also try clicking on pure noise, away from any ping; you should
then see only garbage as decoded text. You may click Erase
Decode at any time to clear the display areas and decode the most
recently analyzed file again.
7. Open the first KC0HLN file again. It produces the message
001400 6.5 400 15 27 -21
2 CQ KC0HLN EN32 CQ KC0HLN E/31 GQ#GBYLE
Double-click on the callsign KC0HLN in the text window, and watch
what happens in the Tx message boxes. The program is now
K1JT to answer this CQ.
8. Exit and restart the program, and then hit Shift-F7 to switch to
JT6M mode. Select File -> Open, navigate to inside the
RxWav\Samples\JT6M under your WSJT6 installation directory, and
double-click on the AA9MY file. You should see a message in
AA9MY is finishing a QSO by sending "73 DE AA9MY":
142300 15.1 1.2 -2 -15
9MY 73 DE AA9MF2
The AA9MY signal is rather weaker than those in the FSK441
examples. Try listening to any of the files using Windows
Recorder, to get a feeling for what they sound like.
9. Hit F6 to open and decode successive files in the JT6M directory.
You should see AC5TM working K1SIX, AF4O working K1JT, and WA5UFH
working K0AWU. In several files the signals are frequently
inaudible or barely audible, yet decodable. The second AF4O
produces no decoded text by default, but try right-clicking at
t=17.6 s. (The file time corresconding to the location of the
mouse pointer is displayed in a green label at lower left of the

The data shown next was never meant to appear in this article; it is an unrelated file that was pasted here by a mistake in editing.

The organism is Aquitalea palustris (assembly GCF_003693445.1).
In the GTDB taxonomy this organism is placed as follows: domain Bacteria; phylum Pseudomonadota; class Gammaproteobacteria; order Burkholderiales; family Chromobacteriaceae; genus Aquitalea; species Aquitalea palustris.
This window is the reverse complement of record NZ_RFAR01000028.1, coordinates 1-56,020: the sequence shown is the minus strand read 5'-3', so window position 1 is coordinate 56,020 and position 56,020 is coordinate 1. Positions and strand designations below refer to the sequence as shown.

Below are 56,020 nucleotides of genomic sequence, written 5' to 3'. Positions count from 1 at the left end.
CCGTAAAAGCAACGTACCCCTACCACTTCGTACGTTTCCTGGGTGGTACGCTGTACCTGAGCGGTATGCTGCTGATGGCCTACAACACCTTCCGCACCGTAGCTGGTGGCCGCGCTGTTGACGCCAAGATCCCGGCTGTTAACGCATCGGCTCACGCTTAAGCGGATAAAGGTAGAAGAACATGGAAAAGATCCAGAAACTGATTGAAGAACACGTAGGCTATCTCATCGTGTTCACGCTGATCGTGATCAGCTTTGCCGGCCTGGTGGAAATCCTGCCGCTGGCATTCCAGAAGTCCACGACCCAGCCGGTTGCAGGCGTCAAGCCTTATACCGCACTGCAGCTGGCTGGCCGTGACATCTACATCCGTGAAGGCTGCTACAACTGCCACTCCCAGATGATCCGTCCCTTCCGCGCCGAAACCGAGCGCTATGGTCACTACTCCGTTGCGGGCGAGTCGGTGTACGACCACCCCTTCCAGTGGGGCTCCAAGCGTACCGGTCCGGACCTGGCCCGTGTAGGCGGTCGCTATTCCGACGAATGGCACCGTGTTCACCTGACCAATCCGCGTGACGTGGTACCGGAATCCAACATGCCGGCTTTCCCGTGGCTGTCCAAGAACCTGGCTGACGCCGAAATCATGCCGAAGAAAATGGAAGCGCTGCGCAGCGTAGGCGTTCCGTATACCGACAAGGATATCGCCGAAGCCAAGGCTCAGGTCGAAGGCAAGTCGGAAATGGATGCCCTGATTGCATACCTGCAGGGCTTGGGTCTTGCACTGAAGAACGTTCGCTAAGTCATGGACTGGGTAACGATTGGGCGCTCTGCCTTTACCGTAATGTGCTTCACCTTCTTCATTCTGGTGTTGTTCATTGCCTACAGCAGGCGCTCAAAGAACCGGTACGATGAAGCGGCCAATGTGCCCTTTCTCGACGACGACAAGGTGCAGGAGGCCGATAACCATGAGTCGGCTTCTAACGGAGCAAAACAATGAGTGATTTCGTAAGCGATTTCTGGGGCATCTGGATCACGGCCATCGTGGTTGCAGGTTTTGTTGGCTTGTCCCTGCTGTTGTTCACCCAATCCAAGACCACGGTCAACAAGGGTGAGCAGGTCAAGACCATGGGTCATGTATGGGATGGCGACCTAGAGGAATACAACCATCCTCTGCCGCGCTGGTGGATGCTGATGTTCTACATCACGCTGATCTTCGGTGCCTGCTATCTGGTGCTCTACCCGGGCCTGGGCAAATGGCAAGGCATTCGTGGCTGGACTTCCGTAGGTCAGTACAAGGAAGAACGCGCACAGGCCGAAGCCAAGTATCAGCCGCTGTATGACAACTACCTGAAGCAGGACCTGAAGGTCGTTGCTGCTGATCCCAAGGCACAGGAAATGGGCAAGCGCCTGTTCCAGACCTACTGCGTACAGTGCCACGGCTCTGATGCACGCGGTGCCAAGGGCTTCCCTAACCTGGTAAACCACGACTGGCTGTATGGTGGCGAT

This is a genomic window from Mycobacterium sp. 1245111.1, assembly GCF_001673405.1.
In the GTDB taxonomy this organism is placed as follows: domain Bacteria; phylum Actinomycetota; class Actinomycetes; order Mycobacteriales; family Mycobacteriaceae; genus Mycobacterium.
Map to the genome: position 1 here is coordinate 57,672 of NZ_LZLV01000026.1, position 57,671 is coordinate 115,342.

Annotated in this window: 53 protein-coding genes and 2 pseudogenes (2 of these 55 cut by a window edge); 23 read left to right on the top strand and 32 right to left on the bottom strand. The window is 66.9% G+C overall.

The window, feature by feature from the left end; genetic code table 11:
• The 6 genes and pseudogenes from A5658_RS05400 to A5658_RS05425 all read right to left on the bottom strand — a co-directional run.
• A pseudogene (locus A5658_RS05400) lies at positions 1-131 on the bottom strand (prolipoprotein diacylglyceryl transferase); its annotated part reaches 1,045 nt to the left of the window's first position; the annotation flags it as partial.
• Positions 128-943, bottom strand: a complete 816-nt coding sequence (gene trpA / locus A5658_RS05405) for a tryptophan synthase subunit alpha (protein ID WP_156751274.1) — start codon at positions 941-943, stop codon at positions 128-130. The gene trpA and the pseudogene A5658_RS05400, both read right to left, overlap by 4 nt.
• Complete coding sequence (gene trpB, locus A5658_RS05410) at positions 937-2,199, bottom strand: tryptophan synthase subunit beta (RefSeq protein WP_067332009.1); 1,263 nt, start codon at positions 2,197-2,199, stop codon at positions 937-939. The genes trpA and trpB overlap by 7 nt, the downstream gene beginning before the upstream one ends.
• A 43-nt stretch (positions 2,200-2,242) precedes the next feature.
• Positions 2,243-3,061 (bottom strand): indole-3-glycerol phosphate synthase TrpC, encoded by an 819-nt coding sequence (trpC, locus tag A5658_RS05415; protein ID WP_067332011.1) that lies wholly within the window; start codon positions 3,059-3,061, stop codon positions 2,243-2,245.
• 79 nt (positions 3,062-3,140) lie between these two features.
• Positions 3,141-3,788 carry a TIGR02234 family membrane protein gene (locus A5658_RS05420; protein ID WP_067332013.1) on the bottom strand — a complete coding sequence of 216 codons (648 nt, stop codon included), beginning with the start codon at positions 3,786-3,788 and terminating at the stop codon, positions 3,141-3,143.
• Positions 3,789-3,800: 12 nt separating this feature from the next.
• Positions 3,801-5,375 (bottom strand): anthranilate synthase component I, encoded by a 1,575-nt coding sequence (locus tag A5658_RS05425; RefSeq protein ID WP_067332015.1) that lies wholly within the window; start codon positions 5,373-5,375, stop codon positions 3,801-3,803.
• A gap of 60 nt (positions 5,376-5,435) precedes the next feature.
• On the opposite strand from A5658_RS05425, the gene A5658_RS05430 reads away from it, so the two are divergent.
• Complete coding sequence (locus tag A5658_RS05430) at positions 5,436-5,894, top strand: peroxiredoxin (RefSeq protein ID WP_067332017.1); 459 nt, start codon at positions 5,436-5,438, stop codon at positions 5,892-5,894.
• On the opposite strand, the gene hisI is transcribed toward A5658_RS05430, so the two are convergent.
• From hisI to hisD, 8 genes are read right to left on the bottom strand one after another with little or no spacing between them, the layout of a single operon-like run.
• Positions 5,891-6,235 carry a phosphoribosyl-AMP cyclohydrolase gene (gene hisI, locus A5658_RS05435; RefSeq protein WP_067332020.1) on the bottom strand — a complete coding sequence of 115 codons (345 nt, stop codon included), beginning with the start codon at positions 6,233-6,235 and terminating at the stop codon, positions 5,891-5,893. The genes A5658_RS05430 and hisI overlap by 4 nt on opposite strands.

plot area.) You should be able to find several other examples
decodable text in flat regions on the green curve. For
try left-clicking at t=7.4 s or t=10.8 s in the first AF4O file, or
t=12.8 s in the second AF4O file.
10. Hit F8 to switch to mode JT65A. You should now pay some
to the SpecJT screen as well as the main WSJT6 screen; select View
-> SpecJT if you have minimized or deleted it. (If the SpecJT
WSJT6 windows overlap on your screen, you may reduce the size of
the SpecJT window so that only the top half shows.) Select
on the SpecJT screen and check the following items on the SpecJT
Options menu: Mark T/R boundaries, Flatten spectra, Mark JT65 tones
only if Freeze is checked, JT65 DF axis. Select File -> Open
the main screen, navigate to inside the JT65A directory, and
double-click on the F9HS file name. The SpecJT screen will
messy spectrum cluttered with birdies at 100 Hz intervals and other
interfering signals. However, the red curve in the
graphical area suggests a possible JT65 sync tone amongst the
clutter. No decoded text appears, but the program does report
possibly significant detection at sync=1 and signal level -23 dB.
The reported width of the sync tone is 5 Hz, which is larger than
optimum for the JT65A mode.
To examine further, check AFC and then click Decode. You will
F9HS answering the CQ of K1JT:
074800 1 -23 2.7 363 5 *
K1JT F9HS JN23
Double-click on F9HS in the text window. You should see F9HS
copied into the To Radio box; the database will be searched and the
grid locator entered, if available; Tx messages will be generated
for a QSO with F9HS, and the Tx message pointer will be set to
message number 2 so that a signal report will be sent. During
operation, all of this can take place in the few seconds near the
end of a reception interval, before you start transmitting again.
11. Uncheck AFC and hit F6 to open the next file. A smaller red